“I don’t know if it will be politically smart, but I’d love to see it, is first bill on the table with the new Republican House [and] new Republican Senate: every citizen over the age of 18 must purchase a gun or pay a tax… It’s constitutional, right?”
“[The above is] a way of drawing out the logic of ObamaCare to its absurd conclusion using an example that the left would hate….if requiring the purchase of a product or service, penalized by a tax if you don’t, is legal and constitutional, then I guess we could do the same with guns. Or broccoli.”-The Heathen Republican, 9-Jul-12
This is a fairly common conservative argument at the moment. Even some of the Supreme Court Justices brought it up. The argument appears to be:
Premise 1: The Obamacare mandate has been upheld as constitutional.
Premise 2: Any mandate that is sufficiently similar to the Obamacare mandate must also be constitutional.
Premise 3: A mandate that requires the purchase of a gun or broccoli is sufficiently similar to the Obamacare mandate.
Conclusion 1: Therefore, mandating the purchase of a gun or broccoli is constitutional.
Premise 4: Mandating the purchase of a gun or broccoli is bad.
Conclusion 2: Therefore, the Obamacare mandate is or should be unconstitutional.
Some people might object to premise 3. In fact, in The Heathen Republican’s own thread, one commenter writes:
“I’m not a fan of this analogy because the problem isn’t that rising gun prices is causing fewer people to have access to quality healthcare. Which is an important issue because it affects the economy, as well as people’s ability to get medical treatment.”
However, I am going to object to a different part of the argument: the movement from premise 4 to conclusion 2.
My rebuttal is simple: ”bad” and “unconstitutional” are not synonymous. We can, after all, have a bad law that is constitutional or a good law that is unconstitutional. The concepts are separate and unrelated. Therefore, conclusion 2 does not follow from the argument’s premises.
Perhaps The Heathen Republican had a different argument in mind. Let us re-write premise 4 and conclusion 2:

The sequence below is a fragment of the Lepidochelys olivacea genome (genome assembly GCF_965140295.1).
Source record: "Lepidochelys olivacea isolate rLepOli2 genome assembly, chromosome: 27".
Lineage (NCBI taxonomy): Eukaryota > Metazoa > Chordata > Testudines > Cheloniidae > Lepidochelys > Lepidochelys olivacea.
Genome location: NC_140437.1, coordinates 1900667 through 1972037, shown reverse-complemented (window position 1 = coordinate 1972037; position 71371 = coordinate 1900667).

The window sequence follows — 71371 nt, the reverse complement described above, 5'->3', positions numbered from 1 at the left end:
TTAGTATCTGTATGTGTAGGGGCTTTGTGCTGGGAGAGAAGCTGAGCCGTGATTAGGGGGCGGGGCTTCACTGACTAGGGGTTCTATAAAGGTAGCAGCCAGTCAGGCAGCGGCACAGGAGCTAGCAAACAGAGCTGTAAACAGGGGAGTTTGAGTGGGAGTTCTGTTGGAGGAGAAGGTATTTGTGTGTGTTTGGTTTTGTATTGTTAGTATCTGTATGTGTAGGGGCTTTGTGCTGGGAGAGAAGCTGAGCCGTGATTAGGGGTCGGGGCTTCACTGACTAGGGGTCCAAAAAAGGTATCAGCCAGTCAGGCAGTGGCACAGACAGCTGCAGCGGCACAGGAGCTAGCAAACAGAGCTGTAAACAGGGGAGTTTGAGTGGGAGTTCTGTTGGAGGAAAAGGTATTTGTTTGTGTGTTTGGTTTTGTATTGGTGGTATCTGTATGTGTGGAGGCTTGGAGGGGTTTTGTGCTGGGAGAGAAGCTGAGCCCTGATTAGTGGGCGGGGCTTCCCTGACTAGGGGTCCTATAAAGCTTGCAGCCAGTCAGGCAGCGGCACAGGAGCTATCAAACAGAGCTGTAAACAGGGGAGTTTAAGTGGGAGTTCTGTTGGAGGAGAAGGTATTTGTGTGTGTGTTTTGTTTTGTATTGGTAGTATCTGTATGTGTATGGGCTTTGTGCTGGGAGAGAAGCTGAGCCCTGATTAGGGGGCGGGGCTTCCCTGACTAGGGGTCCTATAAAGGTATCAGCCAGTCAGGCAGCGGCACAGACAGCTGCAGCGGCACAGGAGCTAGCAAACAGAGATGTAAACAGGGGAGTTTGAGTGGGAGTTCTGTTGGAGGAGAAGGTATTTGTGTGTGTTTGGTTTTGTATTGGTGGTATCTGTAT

Premise 4: Liberals do not want the government to mandate the purchase of broccoli or guns.
Conclusion 2: Therefore, liberals are inconsistent if they support the constitutionality of the Obamacare mandate.
The same objection stands: whether or not the Obamacare mandate is constitutional is unrelated to the questions of what liberals want and whether or not they believe that all mandates are good.
But there is one other possibility. Let us again re-write premise 4 and conclusion 2:
Premise 4: Liberals call the Obamacare mandate is constitutional, but would call a broccoli or gun mandate unconstitutional.
Conclusion 2: Liberals are inconsistent.
This is a valid argument, though it does depend on the truth of premises 3 and 4, which are disputable. If premise 4 is true and liberals cannot argue that premise 3 is false, then they must accept the constitutionality of a broccoli or gun mandate or deny the constitutionality of the Obamacare mandate, else they are inconsistent.
In any case, I am not and should not be concerned that conservatives will soon implement a gun mandate. They will surely not sacrifice their “small government” principles, which can persist despite the Supreme Court’s ruling, in order to make a political point. I am also not concerned about the broccoli mandate because I have confidence that the public will not elect people who would support such a law.
We would all do well to remember:
1.) A law should be judged on its own merits–not those of other, even non-existent laws. Just as the government should not lose the power to tax simply because we can imagine it taxing everyone at 100% of his income, it should not lose the ability to mandate the purchase of health care simply because we can imagine it mandating the purchase of other products.
2.) The Constitution of the United States does not guarantee good laws to anyone. It is just a document with no power on its own. If each branch of the government ignores it, then it is ignored. If each branch of the government interprets it one way, then it is interpreted that way. There is no mystical force to prevent these results.
3.) It is the task of the public to keep the government in line. We elect those who make bad laws as surely as we elect those who make good laws–and we have the power (in theory, which is all that can be guaranteed) to replace them if we are displeased. Now that the Obamacare mandate has been deemed constitutional, the public simply has to make sure that the precedent is not abused in the future. If the public believes even now that the Obamacare mandate is a terrible abuse, then it must make sure to support those who would dismantle or at least weaken it. If the public does nothing, then it can expect nothing in exchange.